Letter written by Octavius Hadfield to brother Charles December 19, 1839
Dec. 19, 1839.
To brother Charles
The last letter I wrote was from the Bay of Islands in Oct. to dear George stating that I had altogether left the school and was about to sail to Kapiti, or Entry Island, in Cook Strait.
I landed first in Port Nicholson on the 8th of November accompanied by the Rev. H. Williams, who remained with me three weeks. I then went across to Cloudy Bay in the Middle Island and remained a day or two. . . . We left Cloudy Bay, but as the wind headed us we went again into Port Nicholson where Mr. W. and I determined to walk to the coast opposite Kapiti. . . .
The people on our arrival were in a state of warfare. The people of the Pa were attacked about 5 weeks before suddenly in the night by the natives of Otaki, a Pa about 11 miles further on the coast. There were about 35 of the latter killed, and 20 of the former. They were obliged to return leaving everything that they had with them. The people of this place have been slightly instructed in the truths of the Gospel by a native who came down a few years ago from Paihia, one of our settlements. They only acted on the defensive and contrary to precedent and native custom, instead of eating the dead bodies, buried them with all the spoil. Peace has now been established among them by Mr. W's influence and persuasion and I must now endeavour to maintain it, though the Otaki natives are by no means very much inclined to peace. . . .
The Island of Kapiti at which ships are accustomed to anchor lies about 4 or 5 miles from the coast where I am now living, which is called Waika-nae. I am at present, contrary to the preceding custom of all the missionaries, living in the Pa or fortified village. I have now been six weeks in a small tent seven feet square, moving about, but during the last week I have settled here. A tent is not very comfortable as it is cold at night and warm in the day time. It is now while I am writing very hot; the natives also all crowding about and putting their heads in at all times. I am having a house built of rushes by natives in the Pa. I brought a few blankets with me and some bricks to make a chimney before winter comes as it is rather cold in this part of N.Z. There are many disadvantages in living in a native Pa, for many reasons, and one is the excessive filth and also noise of the natives. . . . Personal inconvenience is nothing to me. . . . No missionary has either hitherto gone alone to any station, but I am living 300 miles from any other missionary. But though I am labouring under many disadvantages, and one great one, an almost entire ignorance of the language (though I have learnt more the last few weeks than I did all the time before), I never felt happier and more contented and composed in my life, or ready to endure and bear whatever the Lord may call me to. . . .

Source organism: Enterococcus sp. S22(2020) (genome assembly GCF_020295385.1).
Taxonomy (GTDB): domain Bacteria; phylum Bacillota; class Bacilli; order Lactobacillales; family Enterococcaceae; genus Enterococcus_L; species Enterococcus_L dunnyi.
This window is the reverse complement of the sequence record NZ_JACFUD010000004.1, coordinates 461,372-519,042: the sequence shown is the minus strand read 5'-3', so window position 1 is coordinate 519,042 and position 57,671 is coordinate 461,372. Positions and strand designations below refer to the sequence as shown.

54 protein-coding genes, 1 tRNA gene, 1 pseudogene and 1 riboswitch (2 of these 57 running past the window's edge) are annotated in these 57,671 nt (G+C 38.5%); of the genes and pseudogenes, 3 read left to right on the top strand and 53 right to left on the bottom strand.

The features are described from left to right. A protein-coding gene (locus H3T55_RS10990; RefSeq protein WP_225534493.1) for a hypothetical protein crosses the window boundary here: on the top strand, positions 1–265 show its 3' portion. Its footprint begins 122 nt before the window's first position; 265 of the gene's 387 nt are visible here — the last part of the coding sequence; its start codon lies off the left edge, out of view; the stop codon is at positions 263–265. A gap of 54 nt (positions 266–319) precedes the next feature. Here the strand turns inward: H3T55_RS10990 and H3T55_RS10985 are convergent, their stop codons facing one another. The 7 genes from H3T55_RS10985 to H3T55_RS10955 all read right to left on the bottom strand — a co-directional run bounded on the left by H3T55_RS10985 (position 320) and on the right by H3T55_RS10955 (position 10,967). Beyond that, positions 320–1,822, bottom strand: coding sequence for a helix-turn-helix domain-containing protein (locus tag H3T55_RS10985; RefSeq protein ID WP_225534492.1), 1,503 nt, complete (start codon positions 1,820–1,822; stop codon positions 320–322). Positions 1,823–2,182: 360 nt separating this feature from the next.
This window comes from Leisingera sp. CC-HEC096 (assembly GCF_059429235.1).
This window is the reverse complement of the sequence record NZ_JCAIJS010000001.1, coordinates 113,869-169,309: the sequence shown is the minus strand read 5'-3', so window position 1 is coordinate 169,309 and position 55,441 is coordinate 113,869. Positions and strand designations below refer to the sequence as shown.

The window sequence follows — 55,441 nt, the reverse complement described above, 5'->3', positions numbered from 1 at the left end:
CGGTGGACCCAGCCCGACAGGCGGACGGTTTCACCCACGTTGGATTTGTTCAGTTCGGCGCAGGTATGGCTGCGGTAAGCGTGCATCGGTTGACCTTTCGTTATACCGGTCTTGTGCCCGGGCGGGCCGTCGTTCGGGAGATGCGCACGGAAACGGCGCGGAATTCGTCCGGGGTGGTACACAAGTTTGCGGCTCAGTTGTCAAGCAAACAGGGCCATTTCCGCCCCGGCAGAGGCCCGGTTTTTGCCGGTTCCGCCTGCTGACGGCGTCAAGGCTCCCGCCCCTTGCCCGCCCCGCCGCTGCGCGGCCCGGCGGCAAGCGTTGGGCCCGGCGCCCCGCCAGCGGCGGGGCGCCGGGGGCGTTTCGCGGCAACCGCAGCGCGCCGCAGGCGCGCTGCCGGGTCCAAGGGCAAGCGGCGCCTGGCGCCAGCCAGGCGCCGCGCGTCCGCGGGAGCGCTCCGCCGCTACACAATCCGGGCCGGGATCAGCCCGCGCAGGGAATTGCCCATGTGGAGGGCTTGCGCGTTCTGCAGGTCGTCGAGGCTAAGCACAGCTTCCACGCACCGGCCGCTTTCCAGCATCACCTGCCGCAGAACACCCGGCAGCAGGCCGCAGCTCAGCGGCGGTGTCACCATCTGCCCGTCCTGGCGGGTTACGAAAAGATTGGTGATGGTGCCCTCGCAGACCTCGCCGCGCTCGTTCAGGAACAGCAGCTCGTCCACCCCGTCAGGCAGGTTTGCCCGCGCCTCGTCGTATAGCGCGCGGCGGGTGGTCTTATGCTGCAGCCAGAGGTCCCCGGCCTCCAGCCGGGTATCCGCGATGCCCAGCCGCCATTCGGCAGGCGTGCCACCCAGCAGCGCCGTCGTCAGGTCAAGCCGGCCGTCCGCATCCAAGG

The chiefs of the Pa in which I now am are exceeding desirous of instruction and are very kind to me. I am quite amused in the morning to see the principal chief of the place, Reretawhangawhanga, learning to read and write his letters. He is an old man with a long grey beard.